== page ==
New Delhi: Every year, this day (May 22) is observed as International Day for Biological Diversity (IDB) to promote comprehension and consciousness of biodiversity concerns.
Biodiversity is the living fabric of our planet. It underpins human wellbeing in the present and in the future, and its rapid decline threatens nature and people alike.
The theme of the 2023 International Day for Biological Diversity is “From agreement to action: Build back biodiversity”
According to the Intergovernmental Science-Policy Platform on Biodiversity and Ecosystem Services (IPBES), the responsibility of human activities in the loss of biodiversity, which amounted to 75% for terrestrial ecosystems. “This assessment also indicated that solutions existed and that it was not too late to act” report said.
The origins of the International Day for Biological Diversity can be traced back to the United Nations Conference on Environment and Development, commonly referred to as the Earth Summit, which took place in Rio de Janeiro, Brazil, in 1992.
It was during this momentous gathering that global leaders acknowledged the pressing necessity to confront the worldwide decline of biodiversity. Consequently, on May 22, 1992, a substantial number of nations adopted the Convention on Biological Diversity (CBD).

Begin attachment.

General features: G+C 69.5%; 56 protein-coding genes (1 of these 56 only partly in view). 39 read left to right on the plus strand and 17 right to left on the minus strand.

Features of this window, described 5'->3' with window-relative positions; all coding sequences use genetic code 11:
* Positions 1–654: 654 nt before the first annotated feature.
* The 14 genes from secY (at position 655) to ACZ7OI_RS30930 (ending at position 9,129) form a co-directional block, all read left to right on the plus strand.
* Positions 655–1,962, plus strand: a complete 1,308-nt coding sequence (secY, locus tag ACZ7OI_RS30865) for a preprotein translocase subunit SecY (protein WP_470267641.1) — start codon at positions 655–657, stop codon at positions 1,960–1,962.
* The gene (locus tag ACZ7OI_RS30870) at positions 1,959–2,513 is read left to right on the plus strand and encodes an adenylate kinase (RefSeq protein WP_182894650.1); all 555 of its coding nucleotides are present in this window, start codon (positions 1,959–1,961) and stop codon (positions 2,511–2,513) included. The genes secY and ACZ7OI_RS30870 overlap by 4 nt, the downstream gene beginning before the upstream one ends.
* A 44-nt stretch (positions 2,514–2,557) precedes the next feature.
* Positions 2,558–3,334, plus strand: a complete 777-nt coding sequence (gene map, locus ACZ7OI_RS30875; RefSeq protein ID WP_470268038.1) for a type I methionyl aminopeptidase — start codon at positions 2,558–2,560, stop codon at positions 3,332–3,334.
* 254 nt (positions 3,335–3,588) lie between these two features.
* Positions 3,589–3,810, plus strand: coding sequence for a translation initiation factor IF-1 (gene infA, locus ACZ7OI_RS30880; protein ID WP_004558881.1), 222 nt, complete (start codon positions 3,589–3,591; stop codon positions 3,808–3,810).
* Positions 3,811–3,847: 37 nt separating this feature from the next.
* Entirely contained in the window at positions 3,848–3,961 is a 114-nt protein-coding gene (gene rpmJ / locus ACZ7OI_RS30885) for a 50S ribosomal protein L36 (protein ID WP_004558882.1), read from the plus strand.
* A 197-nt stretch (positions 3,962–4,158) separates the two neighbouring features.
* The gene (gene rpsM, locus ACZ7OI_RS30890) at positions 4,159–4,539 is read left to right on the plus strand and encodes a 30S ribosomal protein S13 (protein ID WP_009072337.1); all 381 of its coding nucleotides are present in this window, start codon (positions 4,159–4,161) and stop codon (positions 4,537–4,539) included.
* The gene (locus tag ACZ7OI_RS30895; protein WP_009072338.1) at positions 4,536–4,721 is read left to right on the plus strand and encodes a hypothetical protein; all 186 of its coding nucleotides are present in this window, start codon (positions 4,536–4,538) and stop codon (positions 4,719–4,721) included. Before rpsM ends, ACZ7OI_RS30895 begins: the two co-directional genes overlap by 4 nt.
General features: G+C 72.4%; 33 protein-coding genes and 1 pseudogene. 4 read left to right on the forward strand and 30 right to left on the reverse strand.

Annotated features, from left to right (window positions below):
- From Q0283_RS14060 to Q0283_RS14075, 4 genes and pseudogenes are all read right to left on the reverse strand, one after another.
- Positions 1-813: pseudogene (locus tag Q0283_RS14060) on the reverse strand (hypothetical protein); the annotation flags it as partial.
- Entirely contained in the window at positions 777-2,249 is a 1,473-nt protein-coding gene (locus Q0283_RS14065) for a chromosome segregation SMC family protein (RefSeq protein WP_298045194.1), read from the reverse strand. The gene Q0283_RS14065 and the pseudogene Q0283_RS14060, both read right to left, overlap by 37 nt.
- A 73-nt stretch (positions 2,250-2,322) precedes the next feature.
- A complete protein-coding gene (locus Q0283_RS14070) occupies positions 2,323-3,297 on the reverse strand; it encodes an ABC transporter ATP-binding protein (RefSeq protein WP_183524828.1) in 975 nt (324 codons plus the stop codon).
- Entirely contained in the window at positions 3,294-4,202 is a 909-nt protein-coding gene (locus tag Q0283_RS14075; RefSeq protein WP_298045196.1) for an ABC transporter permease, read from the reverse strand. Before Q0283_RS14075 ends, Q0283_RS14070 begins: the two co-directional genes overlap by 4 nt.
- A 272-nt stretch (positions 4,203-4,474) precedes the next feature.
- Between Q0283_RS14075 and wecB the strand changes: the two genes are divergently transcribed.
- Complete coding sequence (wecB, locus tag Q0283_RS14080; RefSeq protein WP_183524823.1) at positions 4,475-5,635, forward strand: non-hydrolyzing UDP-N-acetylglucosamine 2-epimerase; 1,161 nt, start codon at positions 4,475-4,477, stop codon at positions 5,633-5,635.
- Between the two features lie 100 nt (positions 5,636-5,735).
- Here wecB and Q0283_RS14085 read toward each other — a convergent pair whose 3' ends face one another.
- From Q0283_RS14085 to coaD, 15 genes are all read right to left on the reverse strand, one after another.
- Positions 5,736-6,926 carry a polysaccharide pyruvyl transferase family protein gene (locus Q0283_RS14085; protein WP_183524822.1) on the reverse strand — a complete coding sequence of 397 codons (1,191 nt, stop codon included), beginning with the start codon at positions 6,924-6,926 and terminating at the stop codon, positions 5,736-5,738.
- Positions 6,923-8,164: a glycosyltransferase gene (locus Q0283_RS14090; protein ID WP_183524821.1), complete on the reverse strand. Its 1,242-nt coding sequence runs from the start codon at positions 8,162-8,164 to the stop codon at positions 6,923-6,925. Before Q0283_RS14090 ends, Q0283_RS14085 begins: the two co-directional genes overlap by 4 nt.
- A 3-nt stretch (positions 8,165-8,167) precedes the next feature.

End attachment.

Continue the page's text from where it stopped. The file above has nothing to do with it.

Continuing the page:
In her message, Director-General of UNESCO, Ms Audrey Azoulay, said that “Our relationship with nature and with other living beings needs a radical rethink in order to address this issue – we need to design and create a truly shared world. This is the fundamental message of the International Day for Biological Diversity, a message that is strongly reflected in UNESCO’s mandate and day-to-day work”.
“With the adoption of the post-2020 Global Biodiversity Framework, it is essential that we increase these efforts, which are at the heart of achieving the international community’sshared target of preserving 30% of the planet in protected areas” she added.
In 2022, thee United Nations Biodiversity Conference (COP15) adopted a landmark agreement to guide global action on nature through to 2030. The conference adopted the Kunming-Montreal Global Biodiversity Framework (GBF).
The GBF aims to address biodiversity loss, restore ecosystems and protect indigenous rights. The plan includes concrete measures to halt and reverse nature loss, including putting 30 per cent of the planet and 30 per cent of degraded ecosystems under protection by 2030. Earlier it was 17 percent of land and 8 per cent of marine areas are under protection.